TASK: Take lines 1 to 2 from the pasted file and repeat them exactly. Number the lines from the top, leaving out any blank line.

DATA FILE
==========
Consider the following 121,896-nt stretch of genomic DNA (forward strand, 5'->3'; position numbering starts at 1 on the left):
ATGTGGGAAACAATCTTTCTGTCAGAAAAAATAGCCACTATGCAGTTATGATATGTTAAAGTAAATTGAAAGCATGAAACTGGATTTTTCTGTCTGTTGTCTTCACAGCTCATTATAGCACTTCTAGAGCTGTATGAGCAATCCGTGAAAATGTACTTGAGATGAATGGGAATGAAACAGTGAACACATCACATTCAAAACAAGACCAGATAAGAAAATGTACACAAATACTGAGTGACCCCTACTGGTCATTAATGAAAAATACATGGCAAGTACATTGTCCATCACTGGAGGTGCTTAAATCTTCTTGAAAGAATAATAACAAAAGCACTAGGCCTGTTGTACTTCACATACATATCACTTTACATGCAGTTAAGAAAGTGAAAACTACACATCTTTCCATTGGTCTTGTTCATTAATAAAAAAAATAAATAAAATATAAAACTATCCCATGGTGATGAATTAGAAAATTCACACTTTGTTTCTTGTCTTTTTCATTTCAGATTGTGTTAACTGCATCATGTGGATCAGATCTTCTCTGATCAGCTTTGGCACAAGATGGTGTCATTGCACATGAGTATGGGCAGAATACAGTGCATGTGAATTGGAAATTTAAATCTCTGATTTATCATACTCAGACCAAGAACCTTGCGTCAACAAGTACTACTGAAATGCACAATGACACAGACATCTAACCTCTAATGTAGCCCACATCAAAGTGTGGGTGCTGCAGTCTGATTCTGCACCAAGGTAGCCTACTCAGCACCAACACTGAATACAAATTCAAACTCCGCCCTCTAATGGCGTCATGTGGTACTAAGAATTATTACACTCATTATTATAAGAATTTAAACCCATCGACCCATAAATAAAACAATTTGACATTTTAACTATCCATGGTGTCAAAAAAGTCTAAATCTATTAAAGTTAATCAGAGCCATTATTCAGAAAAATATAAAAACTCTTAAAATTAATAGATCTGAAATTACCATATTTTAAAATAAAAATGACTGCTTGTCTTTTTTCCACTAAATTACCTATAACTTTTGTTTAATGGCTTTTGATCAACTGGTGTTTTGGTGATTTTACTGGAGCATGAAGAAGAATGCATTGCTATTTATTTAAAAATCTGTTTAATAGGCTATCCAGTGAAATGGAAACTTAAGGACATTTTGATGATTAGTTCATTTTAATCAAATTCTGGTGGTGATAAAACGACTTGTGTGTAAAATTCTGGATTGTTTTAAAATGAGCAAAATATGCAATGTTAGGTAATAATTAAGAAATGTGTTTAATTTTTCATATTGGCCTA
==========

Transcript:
Consider the following 121,896-nt stretch of genomic DNA (forward strand, 5'->3'; position numbering starts at 1 on the left):
ATGTGGGAAACAATCTTTCTGTCAGAAAAAATAGCCACTATGCAGTTATGATATGTTAAAGTAAATTGAAAGCATGAAACTGGATTTTTCTGTCTGTTGTCTTCACAGCTCATTATAGCACTTCTAGAGCTGTATGAGCAATCCGTGAAAATGTACTTGAGATGAATGGGAATGAAACAGTGAACACATCACATTCAAAACAAGACCAGATAAGAAAATGTACACAAATACTGAGTGACCCCTACTGGTCATTAATGAAAAATACATGGCAAGTACATTGTCCATCACTGGAGGTGCTTAAATCTTCTTGAAAGAATAATAACAAAAGCACTAGGCCTGTTGTACTTCACATACATATCACTTTACATGCAGTTAAGAAAGTGAAAACTACACATCTTTCCATTGGTCTTGTTCATTAATAAAAAAAATAAATAAAATATAAAACTATCCCATGGTGATGAATTAGAAAATTCACACTTTGTTTCTTGTCTTTTTCATTTCAGATTGTGTTAACTGCATCATGTGGATCAGATCTTCTCTGATCAGCTTTGGCACAAGATGGTGTCATTGCACATGAGTATGGGCAGAATACAGTGCATGTGAATTGGAAATTTAAATCTCTGATTTATCATACTCAGACCAAGAACCTTGCGTCAACAAGTACTACTGAAATGCACAATGACACAGACATCTAACCTCTAATGTAGCCCACATCAAAGTGTGGGTGCTGCAGTCTGATTCTGCACCAAGGTAGCCTACTCAGCACCAACACTGAATACAAATTCAAACTCCGCCCTCTAATGGCGTCATGTGGTACTAAGAATTATTACACTCATTATTATAAGAATTTAAACCCATCGACCCATAAATAAAACAATTTGACATTTTAACTATCCATGGTGTCAAAAAAGTCTAAATCTATTAAAGTTAATCAGAGCCATTATTCAGAAAAATATAAAAACTCTTAAAATTAATAGATCTGAAATTACCATATTTTAAAATAAAAATGACTGCTTGTCTTTTTTCCACTAAATTACCTATAACTTTTGTTTAATGGCTTTTGATCAACTGGTGTTTTGGTGATTTTACTGGAGCATGAAGAAGAATGCATTGCTATTTATTTAAAAATCTGTTTAATAGGCTATCCAGTGAAATGGAAACTTAAGGACATTTTGATGATTAGTTCATTTTAATCAAATTCTGGTGGTGATAAAACGACTTGTGTGTAAAATTCTGGATTGTTTTAAAATGAGCAAAATATGCAATGTTAGGTAATAATTAAGAAATGTGTTTAATTTTTCATATTGGCCTA